WTO anti-dumping ruling could help Russian miners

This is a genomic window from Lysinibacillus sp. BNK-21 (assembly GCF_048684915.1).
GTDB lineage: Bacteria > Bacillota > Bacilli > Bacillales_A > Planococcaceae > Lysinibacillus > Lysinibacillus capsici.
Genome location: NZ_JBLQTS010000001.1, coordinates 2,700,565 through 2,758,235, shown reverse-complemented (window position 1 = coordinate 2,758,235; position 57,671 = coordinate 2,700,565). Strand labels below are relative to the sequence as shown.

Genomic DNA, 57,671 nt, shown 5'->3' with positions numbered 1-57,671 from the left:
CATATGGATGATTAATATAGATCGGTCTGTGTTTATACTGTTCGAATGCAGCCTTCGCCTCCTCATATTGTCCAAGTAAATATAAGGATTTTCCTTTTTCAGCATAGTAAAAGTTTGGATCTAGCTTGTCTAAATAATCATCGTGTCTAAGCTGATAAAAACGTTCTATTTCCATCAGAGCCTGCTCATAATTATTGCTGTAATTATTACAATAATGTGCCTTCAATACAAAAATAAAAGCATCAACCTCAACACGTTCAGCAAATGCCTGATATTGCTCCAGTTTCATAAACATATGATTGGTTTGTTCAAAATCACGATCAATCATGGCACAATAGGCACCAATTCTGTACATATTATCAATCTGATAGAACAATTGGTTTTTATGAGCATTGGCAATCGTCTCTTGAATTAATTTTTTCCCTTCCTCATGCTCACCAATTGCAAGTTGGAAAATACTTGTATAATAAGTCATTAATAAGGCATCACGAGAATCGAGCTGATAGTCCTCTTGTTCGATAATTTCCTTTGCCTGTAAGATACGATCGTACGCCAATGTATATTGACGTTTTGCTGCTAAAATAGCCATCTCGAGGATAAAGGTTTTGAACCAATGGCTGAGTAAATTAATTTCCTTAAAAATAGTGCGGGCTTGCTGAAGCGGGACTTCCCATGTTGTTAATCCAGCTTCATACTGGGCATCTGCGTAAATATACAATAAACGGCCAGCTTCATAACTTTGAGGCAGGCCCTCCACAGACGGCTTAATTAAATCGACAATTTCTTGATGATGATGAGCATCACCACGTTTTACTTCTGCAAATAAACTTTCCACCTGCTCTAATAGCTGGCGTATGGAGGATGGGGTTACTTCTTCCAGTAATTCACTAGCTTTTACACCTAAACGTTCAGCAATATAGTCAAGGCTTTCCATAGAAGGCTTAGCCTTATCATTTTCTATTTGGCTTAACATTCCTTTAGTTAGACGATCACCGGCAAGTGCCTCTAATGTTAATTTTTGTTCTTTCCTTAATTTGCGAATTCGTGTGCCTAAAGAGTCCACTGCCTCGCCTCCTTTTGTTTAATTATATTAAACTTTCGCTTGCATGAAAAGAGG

"It will bring immediate relief to EU exporters who will no longer have to pay excessive anti-dumping duties; some of them will not pay any anti-dumping duties at all", said EU Trade Commissioner Karel De Gucht. Once Russia is fully installed in the WTO it may use the precedent to oppose what it sees as anti-dumping legislation applied by the US, particularly towards miners.“This will allow Russia to challenge anti-dumping duties on its exports to the United States after it enters WTO,” analyst from IFC Metropol Sergey Filchenkov comments. Sales to the US make up 15-20 percents of exports from major Russian companies. At the moment Russian exports to Europe are also burdened with duties, along with quotas. The EU has already announced it will revoke import quotas after Russia enters the WTO. Yet, import quotas concern a limited number of mining products, and the big players in the industry will not obtain any benefits from the initiative, Mr. Filchenkov adds. As to anti-dumping duties, the EU has not said anything about them at all.Maxim Medvedkov, Russia’s chief WTO negotiator, points out that in the majority of cases, export prices of Russian miners do not exceed the market prices prevailing in Russia. He also says Russia is ready to protect its rights through the courts if the anti-dumping practice continues upon admission to the WTO, reports Kommersant daily.“This event significantly decreases the risks of governmental protection and creation of non-market conditions for Russian miners,” said Filchenkov. Currently, around 20% of the total production from Russia’s Norilsk Nickel and Novolipetsk Steel are sold on European markets.